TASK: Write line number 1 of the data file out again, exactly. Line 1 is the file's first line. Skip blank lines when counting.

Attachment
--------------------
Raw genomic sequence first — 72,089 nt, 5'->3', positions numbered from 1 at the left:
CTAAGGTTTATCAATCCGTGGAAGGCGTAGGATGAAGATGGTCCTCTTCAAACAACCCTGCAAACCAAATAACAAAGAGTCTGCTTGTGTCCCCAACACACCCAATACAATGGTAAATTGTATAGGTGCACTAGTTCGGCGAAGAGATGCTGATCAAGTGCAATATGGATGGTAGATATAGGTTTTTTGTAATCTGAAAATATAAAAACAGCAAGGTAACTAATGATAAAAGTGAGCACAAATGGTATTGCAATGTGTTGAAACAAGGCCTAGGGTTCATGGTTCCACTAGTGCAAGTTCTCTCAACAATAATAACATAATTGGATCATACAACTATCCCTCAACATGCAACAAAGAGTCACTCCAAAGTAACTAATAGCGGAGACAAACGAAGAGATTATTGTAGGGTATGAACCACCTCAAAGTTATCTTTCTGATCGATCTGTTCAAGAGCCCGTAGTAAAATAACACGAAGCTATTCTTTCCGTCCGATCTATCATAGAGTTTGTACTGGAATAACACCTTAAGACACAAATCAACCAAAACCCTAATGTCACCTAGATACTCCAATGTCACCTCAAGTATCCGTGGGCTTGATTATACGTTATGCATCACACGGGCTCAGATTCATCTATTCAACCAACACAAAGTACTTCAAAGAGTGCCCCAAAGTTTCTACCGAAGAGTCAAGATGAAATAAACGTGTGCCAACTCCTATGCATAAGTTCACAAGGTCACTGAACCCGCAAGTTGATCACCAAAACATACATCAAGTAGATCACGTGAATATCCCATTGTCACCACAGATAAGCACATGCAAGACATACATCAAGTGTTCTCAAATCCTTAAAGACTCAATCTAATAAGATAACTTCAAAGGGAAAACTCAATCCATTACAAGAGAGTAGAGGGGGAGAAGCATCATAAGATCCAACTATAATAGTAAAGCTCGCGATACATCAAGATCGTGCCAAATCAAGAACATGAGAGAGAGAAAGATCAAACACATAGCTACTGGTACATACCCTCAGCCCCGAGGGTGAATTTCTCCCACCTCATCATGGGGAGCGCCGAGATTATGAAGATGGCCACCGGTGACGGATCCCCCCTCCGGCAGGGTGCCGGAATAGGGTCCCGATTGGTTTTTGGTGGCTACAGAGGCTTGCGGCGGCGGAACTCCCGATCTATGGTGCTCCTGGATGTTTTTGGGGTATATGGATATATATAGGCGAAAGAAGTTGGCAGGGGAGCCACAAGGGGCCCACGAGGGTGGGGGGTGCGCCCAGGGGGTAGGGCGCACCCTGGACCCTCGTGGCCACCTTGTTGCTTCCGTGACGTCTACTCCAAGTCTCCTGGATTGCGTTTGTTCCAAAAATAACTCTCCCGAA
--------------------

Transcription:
Raw genomic sequence first — 72,089 nt, 5'->3', positions numbered from 1 at the left: